International Hockey Wiki
East Germany
Flag of East Germany.svg.png
Continent Europe
Existed until 1990
National teams Men's
National federation Deutscher Eislauf-Verband
Joined IIHF June 9, 1954
Left IIHF October 3, 1990
Top league DDR-Oberliga
Duration 1949-1990

East Germany, or the German Democratic Republic (GDR or, in German, DDR) was formed in the eastern part of present-day Germany in 1949. It consisted of the area that had been occupied by the Soviet army after World War II. In 1990 the country reunified with West Germany.


National Teams[]

Domestic Teams[]

See Category:Ice hockey teams in East Germany


See Category:Arenas in East Germany


Competition Founded Folded Notes
DDR-Oberliga 1949 1990 Top-level national competition
East German 1. Liga 1952 1965 Second-level national competition
Gruppenliga 1962 1970 Second-level national competition*
DDR-Bestenermittlung 1970 1990 Second-level amateur competition
East German 2. Liga 1955 1962 Third-level national competition
Bezirksliga 1951 1988 District competitions

(*Was third-level competition from 1962-1965.)

History of hockey in East Germany[]

The Sektion Eis- und Rollhockey, which later became a section of the Deutscher Eislauf-Verband, was admitted into the IIHF on June 9, 1954. The DELV was created on August 31, 1958, and incorporated the former hockey section into its association. After the reunification of Germany, the DELV was merged into the German Ice Hockey Federation.

The first national championship (later known as the DDR-Oberliga) was contested in 1949. Prior to the 1970-71 season, there were eight teams participating in the Oberliga, and multiple lower level leagues. All that changed, however, as the East German politicians decided that hockey was "no longer worth supporting" as the national team was not successful enough in international play.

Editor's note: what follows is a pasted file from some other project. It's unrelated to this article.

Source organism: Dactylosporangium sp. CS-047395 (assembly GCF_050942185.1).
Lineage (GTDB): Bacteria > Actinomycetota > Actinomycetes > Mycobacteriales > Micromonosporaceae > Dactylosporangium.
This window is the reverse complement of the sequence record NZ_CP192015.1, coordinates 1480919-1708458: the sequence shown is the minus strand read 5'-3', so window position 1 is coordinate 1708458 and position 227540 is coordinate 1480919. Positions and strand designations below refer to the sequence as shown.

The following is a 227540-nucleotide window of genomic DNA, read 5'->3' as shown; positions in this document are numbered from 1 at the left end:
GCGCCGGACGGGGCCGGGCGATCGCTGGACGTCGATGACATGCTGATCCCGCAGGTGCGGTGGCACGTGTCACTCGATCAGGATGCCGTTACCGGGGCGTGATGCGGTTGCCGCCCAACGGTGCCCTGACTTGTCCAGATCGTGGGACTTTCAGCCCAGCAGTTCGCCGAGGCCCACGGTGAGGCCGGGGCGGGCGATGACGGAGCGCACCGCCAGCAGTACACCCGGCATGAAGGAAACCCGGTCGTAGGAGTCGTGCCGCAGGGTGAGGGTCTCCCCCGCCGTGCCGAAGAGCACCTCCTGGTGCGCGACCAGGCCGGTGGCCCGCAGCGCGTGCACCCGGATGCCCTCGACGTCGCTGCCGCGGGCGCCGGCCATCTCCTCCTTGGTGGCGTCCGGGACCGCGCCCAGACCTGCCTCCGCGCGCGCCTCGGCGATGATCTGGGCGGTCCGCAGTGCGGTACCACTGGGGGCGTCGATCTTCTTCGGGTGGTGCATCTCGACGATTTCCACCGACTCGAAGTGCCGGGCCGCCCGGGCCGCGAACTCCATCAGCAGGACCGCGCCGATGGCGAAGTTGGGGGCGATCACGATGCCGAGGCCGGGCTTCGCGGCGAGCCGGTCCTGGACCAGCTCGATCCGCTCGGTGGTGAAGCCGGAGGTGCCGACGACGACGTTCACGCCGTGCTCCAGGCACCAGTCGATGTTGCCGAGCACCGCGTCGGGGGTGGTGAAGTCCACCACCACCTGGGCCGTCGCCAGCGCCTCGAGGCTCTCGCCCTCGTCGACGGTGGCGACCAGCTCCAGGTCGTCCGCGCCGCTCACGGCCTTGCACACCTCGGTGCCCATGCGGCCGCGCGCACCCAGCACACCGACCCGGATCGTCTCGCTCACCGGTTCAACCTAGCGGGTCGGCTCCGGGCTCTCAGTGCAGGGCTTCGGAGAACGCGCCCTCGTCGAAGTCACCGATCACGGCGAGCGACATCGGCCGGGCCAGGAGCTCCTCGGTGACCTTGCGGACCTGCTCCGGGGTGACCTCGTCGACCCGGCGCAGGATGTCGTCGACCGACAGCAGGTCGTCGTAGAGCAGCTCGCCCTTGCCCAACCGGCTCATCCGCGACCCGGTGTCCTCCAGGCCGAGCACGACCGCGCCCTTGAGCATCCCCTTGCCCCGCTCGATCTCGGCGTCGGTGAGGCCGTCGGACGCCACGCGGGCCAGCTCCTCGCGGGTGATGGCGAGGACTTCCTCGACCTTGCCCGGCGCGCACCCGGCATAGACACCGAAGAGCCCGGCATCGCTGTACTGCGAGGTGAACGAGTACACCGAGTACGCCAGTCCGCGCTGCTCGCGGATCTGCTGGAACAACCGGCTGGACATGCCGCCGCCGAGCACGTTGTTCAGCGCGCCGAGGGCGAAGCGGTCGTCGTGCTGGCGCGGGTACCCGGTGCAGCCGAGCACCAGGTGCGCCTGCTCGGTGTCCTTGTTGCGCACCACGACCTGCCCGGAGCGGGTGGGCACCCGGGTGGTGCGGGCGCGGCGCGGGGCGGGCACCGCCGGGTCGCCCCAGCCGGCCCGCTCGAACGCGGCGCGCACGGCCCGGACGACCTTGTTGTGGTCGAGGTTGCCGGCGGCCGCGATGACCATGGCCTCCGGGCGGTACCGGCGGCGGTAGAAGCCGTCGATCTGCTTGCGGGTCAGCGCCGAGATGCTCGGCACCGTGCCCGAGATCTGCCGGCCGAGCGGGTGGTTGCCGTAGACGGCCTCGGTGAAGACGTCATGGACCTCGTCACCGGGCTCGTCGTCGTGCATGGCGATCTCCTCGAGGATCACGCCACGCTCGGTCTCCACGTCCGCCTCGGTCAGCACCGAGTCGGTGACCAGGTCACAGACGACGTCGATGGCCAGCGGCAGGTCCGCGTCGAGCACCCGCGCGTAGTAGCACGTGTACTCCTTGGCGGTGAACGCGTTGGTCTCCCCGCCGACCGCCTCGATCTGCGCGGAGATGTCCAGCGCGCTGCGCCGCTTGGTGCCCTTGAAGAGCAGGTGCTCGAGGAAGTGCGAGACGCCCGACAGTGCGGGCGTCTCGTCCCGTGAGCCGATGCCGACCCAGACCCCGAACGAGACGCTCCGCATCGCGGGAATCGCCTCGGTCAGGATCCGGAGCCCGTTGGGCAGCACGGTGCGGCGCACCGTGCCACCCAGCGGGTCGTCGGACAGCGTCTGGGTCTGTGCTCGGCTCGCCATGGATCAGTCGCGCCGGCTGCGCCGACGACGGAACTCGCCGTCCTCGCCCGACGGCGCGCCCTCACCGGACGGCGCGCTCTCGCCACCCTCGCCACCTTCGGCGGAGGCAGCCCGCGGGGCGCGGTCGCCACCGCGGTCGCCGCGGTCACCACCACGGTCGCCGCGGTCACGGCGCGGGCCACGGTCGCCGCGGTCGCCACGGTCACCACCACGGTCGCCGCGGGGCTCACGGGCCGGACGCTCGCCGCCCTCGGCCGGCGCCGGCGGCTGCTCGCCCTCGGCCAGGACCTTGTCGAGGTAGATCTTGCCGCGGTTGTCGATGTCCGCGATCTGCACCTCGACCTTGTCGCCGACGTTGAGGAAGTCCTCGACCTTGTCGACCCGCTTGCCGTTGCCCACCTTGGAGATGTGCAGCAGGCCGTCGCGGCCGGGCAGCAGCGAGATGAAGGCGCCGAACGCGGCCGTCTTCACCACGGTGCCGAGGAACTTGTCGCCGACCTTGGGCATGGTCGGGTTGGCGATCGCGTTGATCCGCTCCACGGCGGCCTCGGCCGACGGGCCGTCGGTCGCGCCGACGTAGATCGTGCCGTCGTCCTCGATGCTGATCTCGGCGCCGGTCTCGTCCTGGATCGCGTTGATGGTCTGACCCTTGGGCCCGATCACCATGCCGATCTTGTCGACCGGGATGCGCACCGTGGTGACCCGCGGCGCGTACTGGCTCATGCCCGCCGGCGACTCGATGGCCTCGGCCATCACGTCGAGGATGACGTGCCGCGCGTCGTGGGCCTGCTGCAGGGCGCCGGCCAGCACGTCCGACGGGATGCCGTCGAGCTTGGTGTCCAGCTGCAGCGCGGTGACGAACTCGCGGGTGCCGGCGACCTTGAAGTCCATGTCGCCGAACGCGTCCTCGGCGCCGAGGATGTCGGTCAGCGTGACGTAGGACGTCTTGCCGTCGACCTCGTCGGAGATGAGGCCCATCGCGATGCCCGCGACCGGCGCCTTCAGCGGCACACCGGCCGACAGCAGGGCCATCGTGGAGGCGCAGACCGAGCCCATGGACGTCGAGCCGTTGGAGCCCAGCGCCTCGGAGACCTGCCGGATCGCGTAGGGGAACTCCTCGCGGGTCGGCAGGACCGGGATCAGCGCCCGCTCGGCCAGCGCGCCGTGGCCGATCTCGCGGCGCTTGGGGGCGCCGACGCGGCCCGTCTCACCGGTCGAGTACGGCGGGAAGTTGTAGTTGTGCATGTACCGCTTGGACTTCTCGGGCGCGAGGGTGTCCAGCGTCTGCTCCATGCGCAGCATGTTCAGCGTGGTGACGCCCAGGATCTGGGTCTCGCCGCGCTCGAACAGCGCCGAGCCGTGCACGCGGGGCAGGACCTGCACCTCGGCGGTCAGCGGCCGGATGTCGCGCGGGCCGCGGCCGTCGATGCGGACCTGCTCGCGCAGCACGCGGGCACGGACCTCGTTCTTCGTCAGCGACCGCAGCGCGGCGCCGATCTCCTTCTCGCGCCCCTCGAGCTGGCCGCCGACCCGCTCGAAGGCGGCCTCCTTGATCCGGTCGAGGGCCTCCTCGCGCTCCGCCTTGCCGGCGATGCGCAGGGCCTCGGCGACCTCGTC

The lower level leagues were shuttered, and the Oberliga was reduced to two teams, which it would have until it folded in 1990. Some teams kicked out of the Oberliga and the lower level leagues formed the DDR-Bestenermittlung, an unofficial second-tier competition. All artificial ice rinks were reserved for figure skating and speed skating.

The two teams that survived in the Oberliga were SG Dynamo Weißwasser and SC Dynamo Berlin. Weißwasser won the East German championship 25 times, but only eight times after the league was reduced in size. SC Dynamo Berlin was East German champions 15 times, including 12 times after the reduction of teams in the Oberliga.

The men's national team made its international debut in 1951, playing a friendly game against the Soviet Union, which they lost 23-2. They first appeared at the World Championships in 1956, winning the B Pool and earning a promotion to the Top Division for 1957. They played in the top division 12 times, but never finished better than fifth.

In 1966, East Germany won the bronze medal at the European Championship, the only medal they managed to win in international competition during their history. The country's only appearance at the Olympics was in Grenoble in 1968, where they finished in eighth (last) place. With the reunification of Germany in 1990, the team folded and was merged with the German National Team.

Joachim Ziesche was probably the best East German player ever. He played for SC Dynamo Berlin and holds the record of the second-highest number of goals in club history at 284. He played in 197 international matches for the national team. Ziesche later became the head coach of Dynamo Berlin for 18 years, winning the East German Championship 15 times. He also coached the national team from 1970-1976 and 1980-1990. Ziesche was inducted into the IIHF Hall of Fame in 1999.

Some other top East German players include Dietmar Peters (who played a record 315 games with the national team), his brother Roland Peters, Dieter Frenzel, Ralf Hantschke, Harald Kuhnke, Manfred Buder, Rainer Patschinski, and Friedhelm Bogelsack.

The junior national team participated in the IIHF European Junior Championships in 1967 (unofficial), 1968, and 1990. In 1990, they won the C Pool by defeating Hungary, Great Britain, and Bulgaria. The team was promoted to Pool B for 1991, but the country ceased to exist by that time.

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